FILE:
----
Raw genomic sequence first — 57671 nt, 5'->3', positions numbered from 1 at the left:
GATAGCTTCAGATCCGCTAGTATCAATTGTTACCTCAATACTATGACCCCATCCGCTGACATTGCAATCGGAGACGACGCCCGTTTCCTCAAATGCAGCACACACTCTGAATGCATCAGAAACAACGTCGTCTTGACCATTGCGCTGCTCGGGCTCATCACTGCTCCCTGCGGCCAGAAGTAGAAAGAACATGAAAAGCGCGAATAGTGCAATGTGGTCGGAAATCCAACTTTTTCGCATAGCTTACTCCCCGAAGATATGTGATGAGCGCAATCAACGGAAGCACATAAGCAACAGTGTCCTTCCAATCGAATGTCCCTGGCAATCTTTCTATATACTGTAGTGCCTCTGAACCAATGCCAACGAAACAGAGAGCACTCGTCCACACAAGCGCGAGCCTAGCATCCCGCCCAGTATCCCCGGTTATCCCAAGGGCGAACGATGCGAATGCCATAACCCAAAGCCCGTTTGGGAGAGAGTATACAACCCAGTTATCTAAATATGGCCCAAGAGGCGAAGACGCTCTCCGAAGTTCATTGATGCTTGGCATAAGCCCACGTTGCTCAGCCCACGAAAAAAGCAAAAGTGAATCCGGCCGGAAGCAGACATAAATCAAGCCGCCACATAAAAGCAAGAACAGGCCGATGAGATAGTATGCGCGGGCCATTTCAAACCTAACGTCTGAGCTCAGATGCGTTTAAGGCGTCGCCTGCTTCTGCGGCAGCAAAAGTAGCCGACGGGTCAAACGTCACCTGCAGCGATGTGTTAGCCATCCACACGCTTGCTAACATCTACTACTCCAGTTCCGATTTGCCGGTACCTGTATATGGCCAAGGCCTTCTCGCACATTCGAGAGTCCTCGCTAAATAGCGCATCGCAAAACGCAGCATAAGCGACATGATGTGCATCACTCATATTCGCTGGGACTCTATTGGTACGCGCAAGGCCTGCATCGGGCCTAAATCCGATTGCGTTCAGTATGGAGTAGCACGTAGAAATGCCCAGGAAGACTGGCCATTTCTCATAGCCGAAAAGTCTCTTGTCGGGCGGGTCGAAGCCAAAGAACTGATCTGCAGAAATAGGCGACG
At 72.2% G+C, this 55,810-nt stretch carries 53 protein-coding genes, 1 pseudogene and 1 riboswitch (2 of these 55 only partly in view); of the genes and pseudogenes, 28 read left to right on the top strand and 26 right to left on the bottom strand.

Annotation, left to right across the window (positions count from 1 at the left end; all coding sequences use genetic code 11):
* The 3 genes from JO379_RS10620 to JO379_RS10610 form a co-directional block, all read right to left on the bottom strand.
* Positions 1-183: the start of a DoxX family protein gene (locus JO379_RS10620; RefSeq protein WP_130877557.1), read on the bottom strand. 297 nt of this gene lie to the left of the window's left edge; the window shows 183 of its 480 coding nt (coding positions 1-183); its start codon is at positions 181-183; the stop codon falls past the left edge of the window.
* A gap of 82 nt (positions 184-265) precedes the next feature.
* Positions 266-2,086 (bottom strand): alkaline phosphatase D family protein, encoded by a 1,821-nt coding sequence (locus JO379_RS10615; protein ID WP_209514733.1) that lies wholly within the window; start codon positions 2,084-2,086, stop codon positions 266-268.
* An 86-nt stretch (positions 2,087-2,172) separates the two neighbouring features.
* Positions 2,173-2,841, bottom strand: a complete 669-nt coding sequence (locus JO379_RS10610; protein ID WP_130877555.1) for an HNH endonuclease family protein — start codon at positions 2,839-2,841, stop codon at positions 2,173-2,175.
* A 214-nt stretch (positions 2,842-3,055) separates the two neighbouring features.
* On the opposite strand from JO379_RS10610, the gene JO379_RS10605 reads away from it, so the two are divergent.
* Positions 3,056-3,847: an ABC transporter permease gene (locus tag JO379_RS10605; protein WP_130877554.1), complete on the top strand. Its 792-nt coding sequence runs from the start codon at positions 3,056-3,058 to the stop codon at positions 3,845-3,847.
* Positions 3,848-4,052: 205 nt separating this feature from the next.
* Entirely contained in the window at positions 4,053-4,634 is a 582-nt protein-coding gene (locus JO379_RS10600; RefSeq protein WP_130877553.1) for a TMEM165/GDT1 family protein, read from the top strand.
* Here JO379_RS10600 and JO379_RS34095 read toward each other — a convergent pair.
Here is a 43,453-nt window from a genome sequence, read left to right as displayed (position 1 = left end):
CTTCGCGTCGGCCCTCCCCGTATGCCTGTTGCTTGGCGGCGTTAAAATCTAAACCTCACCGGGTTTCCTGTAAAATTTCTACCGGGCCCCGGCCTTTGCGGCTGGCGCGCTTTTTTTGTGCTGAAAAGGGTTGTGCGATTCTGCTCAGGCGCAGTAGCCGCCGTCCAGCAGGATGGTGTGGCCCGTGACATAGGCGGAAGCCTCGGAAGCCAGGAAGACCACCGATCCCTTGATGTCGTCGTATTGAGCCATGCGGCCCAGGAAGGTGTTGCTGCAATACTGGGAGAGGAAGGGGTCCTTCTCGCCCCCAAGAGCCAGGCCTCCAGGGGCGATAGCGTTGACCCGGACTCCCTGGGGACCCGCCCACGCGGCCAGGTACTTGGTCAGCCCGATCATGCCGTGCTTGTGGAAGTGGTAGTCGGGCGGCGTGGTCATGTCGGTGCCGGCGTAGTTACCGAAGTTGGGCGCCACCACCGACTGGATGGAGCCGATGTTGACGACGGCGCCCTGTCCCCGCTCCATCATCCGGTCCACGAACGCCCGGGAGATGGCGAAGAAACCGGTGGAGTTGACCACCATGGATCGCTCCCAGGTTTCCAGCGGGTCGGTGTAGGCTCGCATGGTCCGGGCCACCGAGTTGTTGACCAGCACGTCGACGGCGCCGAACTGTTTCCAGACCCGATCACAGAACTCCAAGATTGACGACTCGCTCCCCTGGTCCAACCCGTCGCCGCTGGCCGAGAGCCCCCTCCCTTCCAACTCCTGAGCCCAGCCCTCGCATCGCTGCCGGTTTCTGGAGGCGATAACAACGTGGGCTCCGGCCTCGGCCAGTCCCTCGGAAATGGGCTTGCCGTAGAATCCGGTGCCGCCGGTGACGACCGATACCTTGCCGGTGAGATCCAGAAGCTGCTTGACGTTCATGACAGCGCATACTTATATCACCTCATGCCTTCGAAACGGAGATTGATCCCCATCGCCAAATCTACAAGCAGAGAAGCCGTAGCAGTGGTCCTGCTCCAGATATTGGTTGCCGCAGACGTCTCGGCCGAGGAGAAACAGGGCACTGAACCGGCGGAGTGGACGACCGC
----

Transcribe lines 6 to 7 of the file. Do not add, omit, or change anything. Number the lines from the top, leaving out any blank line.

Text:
* Positions 1-183: the start of a DoxX family protein gene (locus JO379_RS10620; RefSeq protein WP_130877557.1), read on the bottom strand. 297 nt of this gene lie to the left of the window's left edge; the window shows 183 of its 480 coding nt (coding positions 1-183); its start codon is at positions 181-183; the stop codon falls past the left edge of the window.
* A gap of 82 nt (positions 184-265) precedes the next feature.